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I had read of some Modest Mouse performances that lacked focus and conviction but not tonight; tonight every sound and every note played is meant.  The musicians on stage are delivering on every level and it is bewildering to try and keep up.  I have to admit that at times I wonder if every instrument and gadget on stage is entirely necessary, as many times throughout the show the musicians swap and exchange instruments – it does highlight how extremely talented the latest incarnation of Modest Mouse is, but really, did they need to bring everything?  Hardly surprising there are so many tour buses parked on Milk Street.

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Somehow the mass of other instrumentation actually is rendered superficial when you realise that the power of all the melody and the thrust of all the lyrical heart in the band emanates from one man: Isaac Brock.  He really could stand alone and still make the hairs stand up on the back of my neck with his open wound vocal style and vicious guitar sound.

The Modest Mouse tour rolls through the UK this week and is a must see.

Songs played:

 

Shit In Your Cut

Tiny Cities Made of Ashes

Dramamine

Lampshades On Fire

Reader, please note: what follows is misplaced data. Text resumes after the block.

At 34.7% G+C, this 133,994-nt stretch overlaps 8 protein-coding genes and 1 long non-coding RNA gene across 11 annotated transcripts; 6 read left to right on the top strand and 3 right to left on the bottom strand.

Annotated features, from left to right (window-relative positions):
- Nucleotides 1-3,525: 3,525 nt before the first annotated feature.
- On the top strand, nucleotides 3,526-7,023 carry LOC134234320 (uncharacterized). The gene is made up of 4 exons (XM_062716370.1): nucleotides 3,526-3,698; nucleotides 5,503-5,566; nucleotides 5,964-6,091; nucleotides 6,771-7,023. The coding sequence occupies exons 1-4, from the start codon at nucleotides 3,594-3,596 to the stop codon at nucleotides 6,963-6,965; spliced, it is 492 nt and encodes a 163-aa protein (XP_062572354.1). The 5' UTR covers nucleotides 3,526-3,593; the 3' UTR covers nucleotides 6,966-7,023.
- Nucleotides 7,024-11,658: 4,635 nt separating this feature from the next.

Dashboard

Dark Center of the Universe

This Devil’s Workday

Bukowski

Doin’ the Cockroach

The Best Room

Out of Gas

Pups to Dust

Custom Concern

The Tortoise and the Tourist

Parting of the Sensory

Ansel

The Good Times Are Killing Me

 

Encore:

Float On

The Ground Walks, With Time in a Box

Spitting Venom

 

Review: Alan Neilson

Photographs: Steve Kilmister

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One Response to “Modest Mouse + Hippo Campus + Elle King @ The Institute, 5th July 2015” Subscribe

  1. david July 9, 2015 at 10:28 am #

    Isaac Brock is a compelling front-man, and many of Modest Mouse’s songs are sensitive, yet powerful.

    The sound at the Institute didn’t do their layered sound justice – my being in the balcony didn’t help. There were nine on stage at times, with a couple of roadies filling in on guitar / bass and cornet.

    I wonder if a more stripped down sound might be better live, rather than trying to reproduce the studio sound.